Spain full of friendly citizens, colorful cuisine


    Staying alert through three plane changes and seven different time zones is almost always a difficult task. Yet the sculpted hills and clay-walled estates of the Andalusian countryside seen from the window of an arriving flight were an instant wake-up call.

    The bustling streets and pulse of a thousand cafes beneath the soft glow of street lamps reflected in the Guadalquivir River make up the face of the TCU in Seville program through the Center for International Studies.

    Arriving here on Aug. 27 was the climax of many plans, preparations and visions, beginning with the decision to investigate study abroad through TCU as a freshman. Spending a few weeks, a summer or a semester overseas is an excellent supplement to most majors and all lives, unearthing new perspectives on learning, relationships and world views.

    Since stepping from the plane into the heart of Andalusia, three incredible pieces of the study abroad environment emerged to promise growth and excitement between now and December: exploration, introspection and fun.

    Spain is a complex, diverse and fascinating country peppered with remnants of a half-dozen cultures and rich historical periods. I have already found Spanish residents to be warm, relaxed and loyal, with a friendly and familial spirit stretching across neighborhoods.

    A colorful cuisine, lively entertainment and local pride all encourage seeking out adventures, and student-targeted excursion agencies tug on the strings of curiosity and the desire to discover Europe and even Africa.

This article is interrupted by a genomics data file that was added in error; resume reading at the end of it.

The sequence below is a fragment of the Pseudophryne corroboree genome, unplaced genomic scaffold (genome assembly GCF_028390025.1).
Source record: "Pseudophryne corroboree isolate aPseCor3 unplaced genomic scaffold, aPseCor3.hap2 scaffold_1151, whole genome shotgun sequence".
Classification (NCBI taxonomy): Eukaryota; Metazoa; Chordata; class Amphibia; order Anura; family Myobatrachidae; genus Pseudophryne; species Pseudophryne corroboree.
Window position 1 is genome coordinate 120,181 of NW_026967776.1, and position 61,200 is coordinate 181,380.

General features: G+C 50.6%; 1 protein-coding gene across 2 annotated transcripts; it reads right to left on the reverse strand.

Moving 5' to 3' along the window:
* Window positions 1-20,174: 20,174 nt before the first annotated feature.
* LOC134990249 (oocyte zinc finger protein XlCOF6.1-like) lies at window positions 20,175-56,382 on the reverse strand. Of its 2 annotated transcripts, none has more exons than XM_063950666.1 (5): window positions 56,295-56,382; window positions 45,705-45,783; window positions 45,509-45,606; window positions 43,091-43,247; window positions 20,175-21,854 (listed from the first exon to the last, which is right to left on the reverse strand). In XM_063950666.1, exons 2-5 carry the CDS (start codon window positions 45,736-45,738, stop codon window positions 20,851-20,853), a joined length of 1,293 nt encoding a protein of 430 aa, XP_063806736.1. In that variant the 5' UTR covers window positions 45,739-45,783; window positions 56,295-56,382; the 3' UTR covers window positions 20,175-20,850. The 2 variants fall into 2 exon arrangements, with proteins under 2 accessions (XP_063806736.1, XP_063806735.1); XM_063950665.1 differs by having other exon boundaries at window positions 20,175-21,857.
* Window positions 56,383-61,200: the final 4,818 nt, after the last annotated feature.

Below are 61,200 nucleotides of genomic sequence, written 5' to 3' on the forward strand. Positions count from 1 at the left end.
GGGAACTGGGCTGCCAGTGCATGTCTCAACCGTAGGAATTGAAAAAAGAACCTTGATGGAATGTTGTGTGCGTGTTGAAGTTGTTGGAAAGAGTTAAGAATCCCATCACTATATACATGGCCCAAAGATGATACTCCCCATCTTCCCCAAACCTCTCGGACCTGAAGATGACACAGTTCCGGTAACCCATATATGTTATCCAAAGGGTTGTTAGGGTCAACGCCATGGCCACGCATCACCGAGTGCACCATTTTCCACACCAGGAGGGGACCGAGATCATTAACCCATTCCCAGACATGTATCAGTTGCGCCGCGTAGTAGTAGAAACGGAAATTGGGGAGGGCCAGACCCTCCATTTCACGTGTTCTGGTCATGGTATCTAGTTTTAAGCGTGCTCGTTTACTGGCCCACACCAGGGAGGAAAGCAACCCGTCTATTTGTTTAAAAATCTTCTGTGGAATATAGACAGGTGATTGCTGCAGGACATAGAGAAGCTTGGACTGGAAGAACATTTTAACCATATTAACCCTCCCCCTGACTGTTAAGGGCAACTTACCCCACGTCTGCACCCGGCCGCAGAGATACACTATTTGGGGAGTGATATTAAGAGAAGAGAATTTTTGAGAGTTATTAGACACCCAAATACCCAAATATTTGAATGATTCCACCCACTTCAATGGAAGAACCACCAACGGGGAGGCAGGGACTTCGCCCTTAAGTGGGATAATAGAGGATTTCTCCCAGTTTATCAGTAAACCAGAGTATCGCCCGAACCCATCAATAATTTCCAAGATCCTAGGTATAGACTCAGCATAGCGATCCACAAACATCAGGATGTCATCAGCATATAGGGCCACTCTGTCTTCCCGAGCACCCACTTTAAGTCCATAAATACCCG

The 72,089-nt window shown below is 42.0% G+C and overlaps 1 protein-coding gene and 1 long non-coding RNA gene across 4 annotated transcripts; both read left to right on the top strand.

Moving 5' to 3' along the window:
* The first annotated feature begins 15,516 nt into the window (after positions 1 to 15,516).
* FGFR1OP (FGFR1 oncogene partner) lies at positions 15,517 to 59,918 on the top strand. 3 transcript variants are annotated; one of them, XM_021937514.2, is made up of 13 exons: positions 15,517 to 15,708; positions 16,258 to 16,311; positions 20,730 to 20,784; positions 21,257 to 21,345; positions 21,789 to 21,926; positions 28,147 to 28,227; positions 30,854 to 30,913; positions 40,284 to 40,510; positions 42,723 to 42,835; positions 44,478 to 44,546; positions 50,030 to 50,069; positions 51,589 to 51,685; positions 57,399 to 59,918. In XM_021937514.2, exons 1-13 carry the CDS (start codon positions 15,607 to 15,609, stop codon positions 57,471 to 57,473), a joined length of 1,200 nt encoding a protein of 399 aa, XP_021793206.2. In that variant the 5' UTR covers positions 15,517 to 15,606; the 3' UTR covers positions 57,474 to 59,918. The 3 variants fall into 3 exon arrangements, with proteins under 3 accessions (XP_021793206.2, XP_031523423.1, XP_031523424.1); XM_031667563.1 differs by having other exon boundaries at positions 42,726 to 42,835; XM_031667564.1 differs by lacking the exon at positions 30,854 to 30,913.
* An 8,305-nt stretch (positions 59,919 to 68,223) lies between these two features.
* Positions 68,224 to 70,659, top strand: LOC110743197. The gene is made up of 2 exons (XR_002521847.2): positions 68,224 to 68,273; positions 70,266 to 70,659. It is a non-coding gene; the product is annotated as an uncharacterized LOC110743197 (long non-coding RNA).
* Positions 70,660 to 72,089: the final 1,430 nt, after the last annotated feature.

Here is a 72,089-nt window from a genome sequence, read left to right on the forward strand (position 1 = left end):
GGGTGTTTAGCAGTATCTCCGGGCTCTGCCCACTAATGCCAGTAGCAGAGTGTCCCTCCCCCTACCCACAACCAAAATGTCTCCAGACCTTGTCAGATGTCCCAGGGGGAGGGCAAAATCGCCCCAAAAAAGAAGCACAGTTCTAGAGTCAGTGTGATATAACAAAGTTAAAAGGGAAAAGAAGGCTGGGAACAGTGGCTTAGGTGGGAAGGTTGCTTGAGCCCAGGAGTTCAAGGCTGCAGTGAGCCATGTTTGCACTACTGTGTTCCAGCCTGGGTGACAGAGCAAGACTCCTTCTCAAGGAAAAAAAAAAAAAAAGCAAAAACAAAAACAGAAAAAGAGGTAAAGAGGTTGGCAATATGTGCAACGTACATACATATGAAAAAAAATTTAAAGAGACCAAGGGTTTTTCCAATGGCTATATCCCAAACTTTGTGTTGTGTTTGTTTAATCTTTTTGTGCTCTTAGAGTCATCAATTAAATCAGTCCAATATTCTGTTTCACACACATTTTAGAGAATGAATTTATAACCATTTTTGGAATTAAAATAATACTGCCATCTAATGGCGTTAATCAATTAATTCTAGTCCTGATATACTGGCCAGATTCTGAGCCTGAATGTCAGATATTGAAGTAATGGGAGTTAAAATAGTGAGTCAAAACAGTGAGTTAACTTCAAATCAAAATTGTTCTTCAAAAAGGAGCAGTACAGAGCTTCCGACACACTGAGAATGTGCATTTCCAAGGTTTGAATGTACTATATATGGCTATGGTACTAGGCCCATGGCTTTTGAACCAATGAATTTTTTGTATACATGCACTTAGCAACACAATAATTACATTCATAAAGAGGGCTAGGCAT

Yet the languid afternoon hours spent in cafes and evenings spread across the serpentine streets of the older city invite visitors to lose themselves in the embrace of cultural immersion. Seville is a city of mystery and history waiting to be explored.

    The excellent curriculum model of the study abroad office encourages a new dimension beyond exploration, centered on self-awareness and perception of foreign environments. Knowing our own goals and values as Americans in a Spanish world and learning to compare differences and interweave similarities makes students better leaders, citizens and people.

    Without a willingness to change, develop personally and learn more Spanish, the study abroad experience would be far less stimulating. Every semester in college makes a significant impact on growth and self-knowledge, and study abroad perfectly facilitates what is natural to this stage of our lives.

    An older and still-persistent way of looking at study abroad is through the lens of sheer enjoyment. While seeking out the fun spots and getaways during the semester is a tempting fruit of independence, the greatest fun comes from truly being a part of the place and loving what any resident my age would love.

    The greatest surge of emotion in the semester came from walking the center of Seville near the gorgeous Gothic architecture and flying buttresses of La Giralda and the Seville Cathedral, imagining the sense of belonging I will feel in just a short time as I take to the sidewalks, siestas and vibrant social culture like any other Sevillano.

    The months ahead hold many stories to share with the cowboys and culture of Fort Worth, and the first day gave the first opportunity.

    Pearce Edwards is a junior political science and history double major from Albuquerque, New Mexico.